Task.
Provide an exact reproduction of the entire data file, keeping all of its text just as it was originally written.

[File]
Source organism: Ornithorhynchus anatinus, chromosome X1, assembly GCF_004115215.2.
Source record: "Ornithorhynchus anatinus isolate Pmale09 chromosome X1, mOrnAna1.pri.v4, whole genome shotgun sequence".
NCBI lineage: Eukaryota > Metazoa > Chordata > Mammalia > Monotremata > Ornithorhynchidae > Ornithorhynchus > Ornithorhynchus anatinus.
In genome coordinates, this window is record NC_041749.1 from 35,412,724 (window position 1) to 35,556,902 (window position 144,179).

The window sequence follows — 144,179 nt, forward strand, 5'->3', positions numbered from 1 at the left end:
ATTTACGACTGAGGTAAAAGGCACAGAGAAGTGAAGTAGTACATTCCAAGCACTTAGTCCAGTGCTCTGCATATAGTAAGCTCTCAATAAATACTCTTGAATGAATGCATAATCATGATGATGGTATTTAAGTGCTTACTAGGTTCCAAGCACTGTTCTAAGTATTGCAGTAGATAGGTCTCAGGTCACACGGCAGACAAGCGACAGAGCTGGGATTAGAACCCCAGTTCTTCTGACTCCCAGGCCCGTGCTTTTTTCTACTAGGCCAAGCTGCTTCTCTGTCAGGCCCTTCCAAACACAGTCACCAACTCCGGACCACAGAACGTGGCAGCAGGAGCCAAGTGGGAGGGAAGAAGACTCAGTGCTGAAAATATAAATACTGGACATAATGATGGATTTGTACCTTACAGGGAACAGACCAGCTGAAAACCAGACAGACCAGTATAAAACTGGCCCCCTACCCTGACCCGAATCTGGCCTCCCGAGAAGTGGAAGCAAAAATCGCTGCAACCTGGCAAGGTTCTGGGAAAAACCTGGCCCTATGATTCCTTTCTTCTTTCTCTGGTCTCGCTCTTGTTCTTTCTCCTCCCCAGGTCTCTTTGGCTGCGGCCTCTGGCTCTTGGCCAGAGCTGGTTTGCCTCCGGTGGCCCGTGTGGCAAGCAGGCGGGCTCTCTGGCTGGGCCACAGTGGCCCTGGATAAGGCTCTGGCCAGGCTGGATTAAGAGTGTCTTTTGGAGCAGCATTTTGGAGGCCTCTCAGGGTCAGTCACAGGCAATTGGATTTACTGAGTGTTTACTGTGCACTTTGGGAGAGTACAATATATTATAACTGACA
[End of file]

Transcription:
Source organism: Ornithorhynchus anatinus, chromosome X1, assembly GCF_004115215.2.
Source record: "Ornithorhynchus anatinus isolate Pmale09 chromosome X1, mOrnAna1.pri.v4, whole genome shotgun sequence".
NCBI lineage: Eukaryota > Metazoa > Chordata > Mammalia > Monotremata > Ornithorhynchidae > Ornithorhynchus > Ornithorhynchus anatinus.
In genome coordinates, this window is record NC_041749.1 from 35,412,724 (window position 1) to 35,556,902 (window position 144,179).

The window sequence follows — 144,179 nt, forward strand, 5'->3', positions numbered from 1 at the left end:
ATTTACGACTGAGGTAAAAGGCACAGAGAAGTGAAGTAGTACATTCCAAGCACTTAGTCCAGTGCTCTGCATATAGTAAGCTCTCAATAAATACTCTTGAATGAATGCATAATCATGATGATGGTATTTAAGTGCTTACTAGGTTCCAAGCACTGTTCTAAGTATTGCAGTAGATAGGTCTCAGGTCACACGGCAGACAAGCGACAGAGCTGGGATTAGAACCCCAGTTCTTCTGACTCCCAGGCCCGTGCTTTTTTCTACTAGGCCAAGCTGCTTCTCTGTCAGGCCCTTCCAAACACAGTCACCAACTCCGGACCACAGAACGTGGCAGCAGGAGCCAAGTGGGAGGGAAGAAGACTCAGTGCTGAAAATATAAATACTGGACATAATGATGGATTTGTACCTTACAGGGAACAGACCAGCTGAAAACCAGACAGACCAGTATAAAACTGGCCCCCTACCCTGACCCGAATCTGGCCTCCCGAGAAGTGGAAGCAAAAATCGCTGCAACCTGGCAAGGTTCTGGGAAAAACCTGGCCCTATGATTCCTTTCTTCTTTCTCTGGTCTCGCTCTTGTTCTTTCTCCTCCCCAGGTCTCTTTGGCTGCGGCCTCTGGCTCTTGGCCAGAGCTGGTTTGCCTCCGGTGGCCCGTGTGGCAAGCAGGCGGGCTCTCTGGCTGGGCCACAGTGGCCCTGGATAAGGCTCTGGCCAGGCTGGATTAAGAGTGTCTTTTGGAGCAGCATTTTGGAGGCCTCTCAGGGTCAGTCACAGGCAATTGGATTTACTGAGTGTTTACTGTGCACTTTGGGAGAGTACAATATATTATAACTGACA